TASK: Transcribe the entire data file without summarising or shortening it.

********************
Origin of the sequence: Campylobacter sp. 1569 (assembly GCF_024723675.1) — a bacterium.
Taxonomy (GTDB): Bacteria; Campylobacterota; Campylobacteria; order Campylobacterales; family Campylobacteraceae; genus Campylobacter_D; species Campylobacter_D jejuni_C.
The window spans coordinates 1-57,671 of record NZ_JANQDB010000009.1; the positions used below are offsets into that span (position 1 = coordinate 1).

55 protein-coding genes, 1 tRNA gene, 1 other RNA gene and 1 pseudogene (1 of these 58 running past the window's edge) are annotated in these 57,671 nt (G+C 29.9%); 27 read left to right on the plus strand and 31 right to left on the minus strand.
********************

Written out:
Origin of the sequence: Campylobacter sp. 1569 (assembly GCF_024723675.1) — a bacterium.
Taxonomy (GTDB): Bacteria; Campylobacterota; Campylobacteria; order Campylobacterales; family Campylobacteraceae; genus Campylobacter_D; species Campylobacter_D jejuni_C.
The window spans coordinates 1-57,671 of record NZ_JANQDB010000009.1; the positions used below are offsets into that span (position 1 = coordinate 1).

55 protein-coding genes, 1 tRNA gene, 1 other RNA gene and 1 pseudogene (1 of these 58 running past the window's edge) are annotated in these 57,671 nt (G+C 29.9%); 27 read left to right on the plus strand and 31 right to left on the minus strand.